At 4:05, after a pleasant and straight route, there appears some "roadworks". Bizarrely, the sign asks horse and bike riders to dismount. The route is at least 3 metres wide even through the "roadworks". Why on earth do bike riders need to get off? I understand that you might not want horses to be ridden here (although I'll confess ignorance, horse riders?), but to lump the two together seems like a anachronistic mess. Luckily, the viaduct over the river Nidd directly after is impressive and takes thoughts away from prior stupidness.
Nidd Viaduct View from Hedgehog Cycling
At 4:31 I decided to give the path a speed check. Notice the riders behind disappearing! Nice smooth surface at speed. Tick, successful test. Note that I did this then slowed when other people appeared. Riding at speed is something that needs to be done with good awareness of all that is around, including side entrances. Note that this doesn't get anywhere near the same risk posed with driving at speed.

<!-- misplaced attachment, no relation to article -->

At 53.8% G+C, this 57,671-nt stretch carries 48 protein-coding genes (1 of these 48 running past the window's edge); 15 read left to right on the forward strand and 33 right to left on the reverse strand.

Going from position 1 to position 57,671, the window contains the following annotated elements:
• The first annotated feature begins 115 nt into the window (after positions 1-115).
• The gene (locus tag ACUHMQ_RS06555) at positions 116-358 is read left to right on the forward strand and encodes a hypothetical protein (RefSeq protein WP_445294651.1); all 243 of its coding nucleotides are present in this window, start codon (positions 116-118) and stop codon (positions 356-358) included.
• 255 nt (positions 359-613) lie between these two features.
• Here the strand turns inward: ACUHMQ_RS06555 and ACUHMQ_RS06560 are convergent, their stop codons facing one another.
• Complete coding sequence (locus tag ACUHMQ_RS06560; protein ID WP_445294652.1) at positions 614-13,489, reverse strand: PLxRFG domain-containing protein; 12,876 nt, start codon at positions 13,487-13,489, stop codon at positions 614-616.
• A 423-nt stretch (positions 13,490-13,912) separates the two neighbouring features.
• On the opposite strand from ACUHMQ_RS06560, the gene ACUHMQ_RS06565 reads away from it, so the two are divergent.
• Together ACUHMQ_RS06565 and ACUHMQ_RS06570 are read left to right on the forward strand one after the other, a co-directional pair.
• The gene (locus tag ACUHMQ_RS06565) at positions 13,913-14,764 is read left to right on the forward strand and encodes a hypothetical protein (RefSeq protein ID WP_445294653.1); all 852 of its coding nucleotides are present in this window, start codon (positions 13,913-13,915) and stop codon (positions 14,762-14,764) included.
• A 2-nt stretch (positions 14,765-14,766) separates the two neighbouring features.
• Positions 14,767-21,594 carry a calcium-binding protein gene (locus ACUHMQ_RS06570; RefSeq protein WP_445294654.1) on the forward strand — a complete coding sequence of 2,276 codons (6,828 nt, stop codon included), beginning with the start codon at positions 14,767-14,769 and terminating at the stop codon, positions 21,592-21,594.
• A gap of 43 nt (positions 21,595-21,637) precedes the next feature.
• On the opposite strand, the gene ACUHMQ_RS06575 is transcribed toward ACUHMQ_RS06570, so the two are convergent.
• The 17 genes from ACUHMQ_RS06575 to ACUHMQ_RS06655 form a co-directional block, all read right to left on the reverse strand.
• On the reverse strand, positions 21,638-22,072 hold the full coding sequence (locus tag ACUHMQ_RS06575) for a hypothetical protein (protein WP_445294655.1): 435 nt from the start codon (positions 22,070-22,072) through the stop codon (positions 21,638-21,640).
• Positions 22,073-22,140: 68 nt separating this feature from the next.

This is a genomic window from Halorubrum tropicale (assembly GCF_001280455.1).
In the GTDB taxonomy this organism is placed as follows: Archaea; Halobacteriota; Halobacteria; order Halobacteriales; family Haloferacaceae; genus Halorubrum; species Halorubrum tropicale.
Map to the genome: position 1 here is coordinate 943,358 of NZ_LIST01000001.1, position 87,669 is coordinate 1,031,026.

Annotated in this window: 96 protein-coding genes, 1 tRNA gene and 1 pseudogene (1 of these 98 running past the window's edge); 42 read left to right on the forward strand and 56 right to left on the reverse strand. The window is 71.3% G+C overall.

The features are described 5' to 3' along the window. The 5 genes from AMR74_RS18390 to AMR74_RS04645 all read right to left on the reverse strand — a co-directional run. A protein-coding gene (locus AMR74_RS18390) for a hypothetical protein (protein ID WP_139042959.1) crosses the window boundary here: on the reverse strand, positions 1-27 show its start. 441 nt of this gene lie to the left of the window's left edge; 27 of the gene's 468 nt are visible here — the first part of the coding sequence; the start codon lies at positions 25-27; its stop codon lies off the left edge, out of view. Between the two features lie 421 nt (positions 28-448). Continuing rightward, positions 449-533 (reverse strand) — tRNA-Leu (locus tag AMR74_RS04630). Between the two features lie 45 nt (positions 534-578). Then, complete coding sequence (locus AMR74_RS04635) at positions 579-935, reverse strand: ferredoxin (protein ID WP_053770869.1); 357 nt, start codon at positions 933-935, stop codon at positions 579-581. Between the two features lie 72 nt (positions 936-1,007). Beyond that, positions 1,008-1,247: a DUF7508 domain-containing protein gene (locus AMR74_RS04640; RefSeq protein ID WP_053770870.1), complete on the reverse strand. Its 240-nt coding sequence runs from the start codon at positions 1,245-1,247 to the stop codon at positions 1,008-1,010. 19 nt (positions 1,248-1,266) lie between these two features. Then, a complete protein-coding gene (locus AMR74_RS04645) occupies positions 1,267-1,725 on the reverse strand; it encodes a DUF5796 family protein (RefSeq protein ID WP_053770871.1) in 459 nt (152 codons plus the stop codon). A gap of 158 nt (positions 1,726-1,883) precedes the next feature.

At 5:15 the road to Bilton Park crosses. This is also where the route that connects the the Beryl Burton Cycleway (below) goes to the left. Just after this the cycleway splits in two with the right fork going right into central Harrogate (great access for shopping) and the left fork going to Starbeck between Harrogate and Knaresborough. We follow this route.
Immediately the route is downgraded with a hardcore surface rather than tarmac. This doesn't bother me much, but I understand those who don't like this. Then, at 5:53, the real trouble with this route throws up it's ugly head: highly restrictive width barriers. The idea is it should stop someone riding a motorbike down here. However, it also stops many types of bike coming down here. No cargo bikes, no box bikes, no trikes or other wider ability-modified bikes. Indeed, it's quite difficult for a standard bike to get through here, as is obvious here. It'd be quite a struggle to get through here with minimal shopping. I'd much rather have he odd motorbike than limit who can ride their cycles down here. At least the tarmac has returned.